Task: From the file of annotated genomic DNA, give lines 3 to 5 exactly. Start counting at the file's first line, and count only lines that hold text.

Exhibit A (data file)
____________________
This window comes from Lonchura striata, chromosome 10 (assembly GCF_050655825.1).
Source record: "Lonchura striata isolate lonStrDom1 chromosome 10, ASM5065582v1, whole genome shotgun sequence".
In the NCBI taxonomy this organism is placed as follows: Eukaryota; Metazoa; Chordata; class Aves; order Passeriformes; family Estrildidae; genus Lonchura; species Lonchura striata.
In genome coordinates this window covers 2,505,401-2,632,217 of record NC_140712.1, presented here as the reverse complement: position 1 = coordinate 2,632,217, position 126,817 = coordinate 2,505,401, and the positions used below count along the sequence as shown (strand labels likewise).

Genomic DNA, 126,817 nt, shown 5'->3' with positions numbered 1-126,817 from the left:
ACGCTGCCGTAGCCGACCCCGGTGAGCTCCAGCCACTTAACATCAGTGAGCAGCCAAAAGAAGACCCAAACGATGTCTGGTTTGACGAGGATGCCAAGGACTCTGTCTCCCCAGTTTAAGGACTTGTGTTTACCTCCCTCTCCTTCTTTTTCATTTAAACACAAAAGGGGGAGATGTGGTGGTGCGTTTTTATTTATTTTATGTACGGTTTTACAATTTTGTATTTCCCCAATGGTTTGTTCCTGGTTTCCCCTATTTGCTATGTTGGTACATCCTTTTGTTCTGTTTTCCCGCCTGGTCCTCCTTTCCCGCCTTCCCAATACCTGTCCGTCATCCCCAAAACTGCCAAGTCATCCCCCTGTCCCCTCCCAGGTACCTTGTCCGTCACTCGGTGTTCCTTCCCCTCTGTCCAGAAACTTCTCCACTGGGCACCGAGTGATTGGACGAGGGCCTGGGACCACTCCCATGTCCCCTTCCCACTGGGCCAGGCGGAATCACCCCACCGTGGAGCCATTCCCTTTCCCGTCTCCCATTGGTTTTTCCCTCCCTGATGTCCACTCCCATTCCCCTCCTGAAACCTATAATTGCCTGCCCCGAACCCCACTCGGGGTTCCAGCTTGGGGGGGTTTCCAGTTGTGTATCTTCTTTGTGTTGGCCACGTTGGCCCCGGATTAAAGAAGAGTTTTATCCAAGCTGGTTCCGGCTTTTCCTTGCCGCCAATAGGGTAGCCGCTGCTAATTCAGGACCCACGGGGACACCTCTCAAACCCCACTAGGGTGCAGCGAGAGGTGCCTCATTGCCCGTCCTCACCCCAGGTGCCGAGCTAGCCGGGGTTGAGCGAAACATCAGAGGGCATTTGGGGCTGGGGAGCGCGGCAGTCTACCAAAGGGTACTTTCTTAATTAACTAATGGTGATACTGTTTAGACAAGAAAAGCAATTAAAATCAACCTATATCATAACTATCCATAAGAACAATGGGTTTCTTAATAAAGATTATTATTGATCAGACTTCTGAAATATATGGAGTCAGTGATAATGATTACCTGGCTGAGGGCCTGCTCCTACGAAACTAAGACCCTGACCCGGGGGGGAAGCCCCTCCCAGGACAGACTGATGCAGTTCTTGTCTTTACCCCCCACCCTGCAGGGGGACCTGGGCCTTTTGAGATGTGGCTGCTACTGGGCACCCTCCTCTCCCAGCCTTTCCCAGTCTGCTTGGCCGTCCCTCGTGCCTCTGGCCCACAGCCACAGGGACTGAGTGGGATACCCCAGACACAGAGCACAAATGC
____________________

In the NCBI taxonomy this organism is placed as follows: Eukaryota; Metazoa; Chordata; class Aves; order Passeriformes; family Estrildidae; genus Lonchura; species Lonchura striata.
In genome coordinates this window covers 2,505,401-2,632,217 of record NC_140712.1, presented here as the reverse complement: position 1 = coordinate 2,632,217, position 126,817 = coordinate 2,505,401, and the positions used below count along the sequence as shown (strand labels likewise).

Genomic DNA, 126,817 nt, shown 5'->3' with positions numbered 1-126,817 from the left: